For Immediate Release: May 31, 2018
Contact: Kirsten Stade (202) 265-7337
Alaska Permanent Fund Weans off Fossil Fuel Companies
Both Portfolio Percentage and Return-on-Investment in Oil & Gas Down Sharply
Washington, DC — Alaska’s state fund derived from oil and gas revenues is investing substantially less in, while also earning much less from, fossil fuel companies, according to Permanent Fund figures posted today by Public Employees for Environmental Responsibility (PEER). The amount of Alaska Permanent Fund holdings in oil and gas companies is down by more than half since 2011, a trend that “suggests the Fund may not be invested in such companies five to ten years from now,” in the words of its leadership.
Alaska established its Permanent Fund shortly after the oil from the North Slope began flowing to market through the Trans-Alaska Pipeline System more than 40 years ago. Its investments are managed by a state-owned corporation, the Alaska Permanent Fund Corporation (APFC). These investments also produce a dividend paid annually to Alaska residents, amounting to $1,600.00 each in 2018.
In a May 25, 2018 letter to Rick Steiner, a retired University of Alaska professor and PEER board member who has long campaigned for the APFC to divest from fossil fuels, Board Chair William Moran and Chief Executive Officer Angela Rodell cite the steep drop in the Fund’s portfolio invested in fossil fuels during recent years, now only $1.6 billion of its $60 billion portfolio (less than 3%) in 2017, writing:
“The Fund’s exposure to such fossil fuel companies has been steadily declining, both in total holdings and as a percentage of the overall portfolio. This indicates that both our internal and external managers believe these companies do not contribute the same value today as they did…”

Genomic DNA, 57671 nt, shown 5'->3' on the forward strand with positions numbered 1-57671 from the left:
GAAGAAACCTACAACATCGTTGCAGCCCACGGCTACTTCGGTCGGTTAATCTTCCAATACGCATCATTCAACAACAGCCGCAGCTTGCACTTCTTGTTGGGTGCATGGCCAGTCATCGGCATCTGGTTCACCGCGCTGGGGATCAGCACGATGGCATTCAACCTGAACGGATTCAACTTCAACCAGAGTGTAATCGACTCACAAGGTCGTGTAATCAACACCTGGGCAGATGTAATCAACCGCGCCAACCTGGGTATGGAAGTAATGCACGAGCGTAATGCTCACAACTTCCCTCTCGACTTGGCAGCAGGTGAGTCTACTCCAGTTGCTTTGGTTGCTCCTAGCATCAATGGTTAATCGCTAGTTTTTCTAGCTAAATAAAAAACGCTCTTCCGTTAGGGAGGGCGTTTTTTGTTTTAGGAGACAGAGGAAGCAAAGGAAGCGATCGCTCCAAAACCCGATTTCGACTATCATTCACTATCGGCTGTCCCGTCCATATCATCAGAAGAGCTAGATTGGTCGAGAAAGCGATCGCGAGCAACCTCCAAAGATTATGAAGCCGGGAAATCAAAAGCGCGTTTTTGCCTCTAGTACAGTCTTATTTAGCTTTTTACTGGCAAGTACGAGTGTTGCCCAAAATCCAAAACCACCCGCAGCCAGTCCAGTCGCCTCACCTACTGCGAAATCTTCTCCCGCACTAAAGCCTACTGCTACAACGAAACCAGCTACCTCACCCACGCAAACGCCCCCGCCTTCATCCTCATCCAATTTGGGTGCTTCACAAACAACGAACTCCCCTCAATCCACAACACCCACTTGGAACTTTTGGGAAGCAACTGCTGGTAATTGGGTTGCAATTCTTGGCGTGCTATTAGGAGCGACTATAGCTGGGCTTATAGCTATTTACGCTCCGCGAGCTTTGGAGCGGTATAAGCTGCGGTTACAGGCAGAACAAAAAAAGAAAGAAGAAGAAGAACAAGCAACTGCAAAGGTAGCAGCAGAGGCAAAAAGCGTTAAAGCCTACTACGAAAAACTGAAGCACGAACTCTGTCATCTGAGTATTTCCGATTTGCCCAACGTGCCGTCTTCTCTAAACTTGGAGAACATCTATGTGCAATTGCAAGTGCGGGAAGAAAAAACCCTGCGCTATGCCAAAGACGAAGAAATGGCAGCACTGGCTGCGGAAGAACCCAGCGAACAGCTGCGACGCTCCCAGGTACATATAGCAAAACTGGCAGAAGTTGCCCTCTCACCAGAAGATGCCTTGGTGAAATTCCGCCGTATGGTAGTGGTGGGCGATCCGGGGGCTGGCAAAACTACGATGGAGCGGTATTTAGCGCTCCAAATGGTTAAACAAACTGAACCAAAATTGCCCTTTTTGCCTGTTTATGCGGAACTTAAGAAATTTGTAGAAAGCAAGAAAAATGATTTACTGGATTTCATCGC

“Two things are happening simultaneously: The Fund has indeed been quietly divesting fossil fuels, and those remaining investments have lost a lot of value,” said Steiner, pointing out that the APFC Fossil Fuel Returns from 2011 to 2017 show a nearly 50% drop in Weighted Average Share Price, indicating that the Fund could have earned more by investing those funds in higher yield companies. “We urge the Fund to cut its losses, and fully divest this year rather than prolong the financial bleeding another decade.”
The APFC resists that course of action, however, maintaining “we intend to let our process drive that decision rather than abruptly divesting from such companies today” but also warns that –
“A public company whose business strategy is not poised to evolve as the market it operates in changes will invariably become less profitable and the investment criteria that we rely upon will organically result in such investments being culled from the portfolio.”
“These figures signal that the companies marketing fossil-based fuels are themselves becoming dinosaurs,” stated PEER Executive Director Jeff Ruch, noting that unlike the lion’s share of publicly-managed funds that consider environmental, social, and governance issues as investment factors, the APFC does not, claiming to “invest in companies not causes.” “For Alaska to ignore the long-term consequences of its investments on its people, environment, and wildlife is producing a bottom line that is both penny-unwise and pound foolish.”
“As Alaska is suffering catastrophic effects from climate change, the Permanent Fund needs to fully divest from the cause,” Steiner concluded, referencing yesterday’s public hearing in Anchorage on opening the Arctic National Wildlife Refuge to drilling. “Financial markets are signaling an end to fossil fuels, and it makes no sense for the Trump administration to charge forward with drilling in the Arctic Refuge or the Arctic Ocean.”